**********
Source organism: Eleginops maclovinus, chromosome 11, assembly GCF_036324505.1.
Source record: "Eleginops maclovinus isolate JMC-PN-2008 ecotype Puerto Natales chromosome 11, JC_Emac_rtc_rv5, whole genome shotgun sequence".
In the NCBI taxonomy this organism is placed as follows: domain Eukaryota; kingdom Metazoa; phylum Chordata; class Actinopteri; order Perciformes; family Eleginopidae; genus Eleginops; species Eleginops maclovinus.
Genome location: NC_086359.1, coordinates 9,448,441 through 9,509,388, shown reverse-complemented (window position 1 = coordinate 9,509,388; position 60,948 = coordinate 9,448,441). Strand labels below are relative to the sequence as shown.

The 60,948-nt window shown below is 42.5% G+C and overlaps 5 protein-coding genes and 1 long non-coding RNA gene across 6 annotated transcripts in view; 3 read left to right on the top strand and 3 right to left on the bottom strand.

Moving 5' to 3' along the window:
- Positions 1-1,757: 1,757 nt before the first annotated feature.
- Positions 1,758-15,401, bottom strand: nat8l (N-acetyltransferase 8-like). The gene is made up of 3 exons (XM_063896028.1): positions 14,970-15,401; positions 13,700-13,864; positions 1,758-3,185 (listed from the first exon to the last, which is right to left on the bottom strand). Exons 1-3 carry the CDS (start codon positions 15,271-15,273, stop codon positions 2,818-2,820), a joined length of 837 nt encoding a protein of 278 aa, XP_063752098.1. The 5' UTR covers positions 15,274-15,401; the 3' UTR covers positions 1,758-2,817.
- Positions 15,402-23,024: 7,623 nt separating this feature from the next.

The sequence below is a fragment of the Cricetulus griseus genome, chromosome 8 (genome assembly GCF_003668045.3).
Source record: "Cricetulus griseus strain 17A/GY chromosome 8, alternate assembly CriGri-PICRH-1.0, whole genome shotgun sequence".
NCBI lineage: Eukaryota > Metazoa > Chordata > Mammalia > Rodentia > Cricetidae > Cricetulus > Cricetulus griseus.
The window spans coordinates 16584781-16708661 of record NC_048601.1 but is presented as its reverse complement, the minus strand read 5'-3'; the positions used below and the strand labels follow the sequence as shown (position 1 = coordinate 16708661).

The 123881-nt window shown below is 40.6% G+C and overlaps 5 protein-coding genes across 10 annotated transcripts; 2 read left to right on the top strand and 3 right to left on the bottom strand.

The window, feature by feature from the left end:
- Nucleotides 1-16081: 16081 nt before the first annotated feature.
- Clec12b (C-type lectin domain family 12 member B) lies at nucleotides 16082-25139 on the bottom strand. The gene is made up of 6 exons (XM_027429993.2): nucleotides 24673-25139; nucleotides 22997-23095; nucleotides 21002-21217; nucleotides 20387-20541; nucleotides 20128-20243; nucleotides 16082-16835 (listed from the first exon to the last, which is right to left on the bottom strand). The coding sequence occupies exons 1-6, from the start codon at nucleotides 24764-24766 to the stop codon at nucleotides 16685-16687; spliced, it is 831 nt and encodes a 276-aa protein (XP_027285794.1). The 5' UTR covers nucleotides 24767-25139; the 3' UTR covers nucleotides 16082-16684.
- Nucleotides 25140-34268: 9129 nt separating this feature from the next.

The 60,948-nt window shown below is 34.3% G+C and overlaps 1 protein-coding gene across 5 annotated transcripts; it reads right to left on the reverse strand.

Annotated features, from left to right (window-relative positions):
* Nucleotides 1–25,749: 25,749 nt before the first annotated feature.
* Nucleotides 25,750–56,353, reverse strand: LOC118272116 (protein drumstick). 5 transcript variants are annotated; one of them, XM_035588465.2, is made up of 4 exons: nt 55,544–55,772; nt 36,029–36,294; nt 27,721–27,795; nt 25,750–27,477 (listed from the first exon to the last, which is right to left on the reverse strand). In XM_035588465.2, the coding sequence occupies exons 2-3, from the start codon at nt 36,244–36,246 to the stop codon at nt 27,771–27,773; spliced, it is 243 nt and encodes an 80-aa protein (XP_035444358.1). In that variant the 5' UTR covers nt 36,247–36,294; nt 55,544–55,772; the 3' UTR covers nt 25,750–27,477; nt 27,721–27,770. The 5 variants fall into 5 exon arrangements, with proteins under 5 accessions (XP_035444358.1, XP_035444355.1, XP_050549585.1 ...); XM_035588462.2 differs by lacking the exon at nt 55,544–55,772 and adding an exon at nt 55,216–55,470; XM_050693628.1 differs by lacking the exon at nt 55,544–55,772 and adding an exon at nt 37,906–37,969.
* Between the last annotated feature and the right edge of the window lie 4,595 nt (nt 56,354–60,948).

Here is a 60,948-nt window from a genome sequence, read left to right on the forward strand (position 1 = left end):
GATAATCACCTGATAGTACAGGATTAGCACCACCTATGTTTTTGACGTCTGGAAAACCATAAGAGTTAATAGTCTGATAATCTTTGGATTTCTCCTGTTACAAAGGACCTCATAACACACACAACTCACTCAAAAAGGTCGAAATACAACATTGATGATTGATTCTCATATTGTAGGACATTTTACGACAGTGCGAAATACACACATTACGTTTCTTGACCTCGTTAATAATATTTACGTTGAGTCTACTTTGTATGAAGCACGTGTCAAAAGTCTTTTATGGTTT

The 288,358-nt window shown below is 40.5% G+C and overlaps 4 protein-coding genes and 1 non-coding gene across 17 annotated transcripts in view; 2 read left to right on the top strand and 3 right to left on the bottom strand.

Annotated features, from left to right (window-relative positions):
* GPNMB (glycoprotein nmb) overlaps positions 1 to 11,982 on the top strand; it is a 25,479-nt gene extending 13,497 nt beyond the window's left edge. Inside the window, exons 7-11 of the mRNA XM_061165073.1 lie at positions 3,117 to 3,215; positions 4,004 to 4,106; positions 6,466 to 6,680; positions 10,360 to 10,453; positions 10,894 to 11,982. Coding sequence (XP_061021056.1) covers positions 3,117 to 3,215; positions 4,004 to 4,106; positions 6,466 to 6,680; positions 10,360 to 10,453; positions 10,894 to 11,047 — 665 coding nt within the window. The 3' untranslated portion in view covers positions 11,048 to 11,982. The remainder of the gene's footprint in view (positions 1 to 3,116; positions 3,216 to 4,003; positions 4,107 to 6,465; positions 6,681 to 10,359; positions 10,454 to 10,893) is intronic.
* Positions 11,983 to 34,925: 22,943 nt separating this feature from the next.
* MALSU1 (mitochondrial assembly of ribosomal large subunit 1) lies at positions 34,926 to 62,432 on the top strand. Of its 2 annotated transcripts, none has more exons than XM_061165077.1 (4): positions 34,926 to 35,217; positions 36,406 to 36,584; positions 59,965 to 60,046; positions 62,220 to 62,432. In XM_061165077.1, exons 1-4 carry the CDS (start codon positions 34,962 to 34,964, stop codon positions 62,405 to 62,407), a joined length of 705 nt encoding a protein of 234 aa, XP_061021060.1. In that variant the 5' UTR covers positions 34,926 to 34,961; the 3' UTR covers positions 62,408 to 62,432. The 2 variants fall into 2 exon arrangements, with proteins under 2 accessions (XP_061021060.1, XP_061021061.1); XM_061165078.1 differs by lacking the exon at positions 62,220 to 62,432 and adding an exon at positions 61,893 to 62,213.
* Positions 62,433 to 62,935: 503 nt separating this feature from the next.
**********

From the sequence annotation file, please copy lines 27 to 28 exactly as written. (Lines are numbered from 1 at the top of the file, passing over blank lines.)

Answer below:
Annotated features, from left to right (window-relative positions):
* GPNMB (glycoprotein nmb) overlaps positions 1 to 11,982 on the top strand; it is a 25,479-nt gene extending 13,497 nt beyond the window's left edge. Inside the window, exons 7-11 of the mRNA XM_061165073.1 lie at positions 3,117 to 3,215; positions 4,004 to 4,106; positions 6,466 to 6,680; positions 10,360 to 10,453; positions 10,894 to 11,982. Coding sequence (XP_061021056.1) covers positions 3,117 to 3,215; positions 4,004 to 4,106; positions 6,466 to 6,680; positions 10,360 to 10,453; positions 10,894 to 11,047 — 665 coding nt within the window. The 3' untranslated portion in view covers positions 11,048 to 11,982. The remainder of the gene's footprint in view (positions 1 to 3,116; positions 3,216 to 4,003; positions 4,107 to 6,465; positions 6,681 to 10,359; positions 10,454 to 10,893) is intronic.